It finally happened. My almost 10-year-old asked me when she was going to get a cell phone. Her exact words were: “I don’t have to have one right now, but I heard some of the kids in my class are getting one for their 10th birthdays, so I was just wondering.”
I’ve told my kids that I am not sure when I will get them their own phone. There is no exact date or age I am ready to commit to at this moment because, honestly, those small pieces of plastic scare the crap out of me. If my kids sometimes can’t remember to take a shower, I am sure as heck not ready to trust them with a phone.
But it’s not just electronics. My 8-year-old wanted to buy a shirt from Justice that I didn’t think was appropriate, despite her assurance that another girl in her class had the same one. Then I said no to shoes with heels. And then I said no to watching the movie Pitch Perfect, which apparently was a discussion at the lunch table (I personally loved it, but I wasn’t in the mood to explain that shower scene). I found middle ground by letting them watch the music portions on You Tube.
It used to be so much easier. No, you can’t bring Lunchables to school because I’d prefer if you had something else. No, you can’t stay up till midnight like your friend because our rules are different. No, you can’t watch Calliou because he makes mommy want to put pins in her eyes. Easy decisions, easy parenting.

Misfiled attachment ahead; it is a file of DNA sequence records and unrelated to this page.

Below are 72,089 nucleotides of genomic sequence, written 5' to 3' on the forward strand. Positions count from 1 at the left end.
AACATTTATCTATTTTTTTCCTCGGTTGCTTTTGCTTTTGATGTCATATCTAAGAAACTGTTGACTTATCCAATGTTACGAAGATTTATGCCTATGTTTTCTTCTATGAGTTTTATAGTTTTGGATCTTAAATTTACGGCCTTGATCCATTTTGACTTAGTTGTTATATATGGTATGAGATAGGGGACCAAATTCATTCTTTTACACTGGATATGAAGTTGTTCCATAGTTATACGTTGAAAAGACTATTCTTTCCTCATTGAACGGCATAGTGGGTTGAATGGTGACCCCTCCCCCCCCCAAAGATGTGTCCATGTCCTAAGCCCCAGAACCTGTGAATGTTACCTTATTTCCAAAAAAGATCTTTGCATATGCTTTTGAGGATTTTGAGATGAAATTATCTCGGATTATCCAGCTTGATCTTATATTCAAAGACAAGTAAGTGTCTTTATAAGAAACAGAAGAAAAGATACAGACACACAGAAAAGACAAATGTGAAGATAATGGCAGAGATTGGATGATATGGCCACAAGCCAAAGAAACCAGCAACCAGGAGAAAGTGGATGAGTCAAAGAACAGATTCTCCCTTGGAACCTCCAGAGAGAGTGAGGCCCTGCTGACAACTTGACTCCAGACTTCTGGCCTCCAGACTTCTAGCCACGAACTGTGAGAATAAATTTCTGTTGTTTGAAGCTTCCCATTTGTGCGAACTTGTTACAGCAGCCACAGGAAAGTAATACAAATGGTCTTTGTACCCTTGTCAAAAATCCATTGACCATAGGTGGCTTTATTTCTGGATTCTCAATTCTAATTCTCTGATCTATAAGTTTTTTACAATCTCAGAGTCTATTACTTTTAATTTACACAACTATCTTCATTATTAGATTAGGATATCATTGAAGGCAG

But it’s so much harder now. Now there are sleep overs at parents’ houses I am still just getting to know. Now they have friends with unfettered access to technology. Now I am having serious discussions based on other people’s parenting styles, discussions that are important and serious and could be life-saving.
And I started thinking, if raising kids takes a village, why do I feel like I am on an island?
I never thought of myself as a strict, helicopter-type parent, but I am a “what-if” parent. Every time I let my child do something new, I try to run down the “what-ifs.” What if I let them go to a house that has a gun … would they know what to do? What if a stranger tried to contact their friend online, would they know what to do? What if, God forbid, another mom took them to Justice without me (can you tell how I feel about that store?)?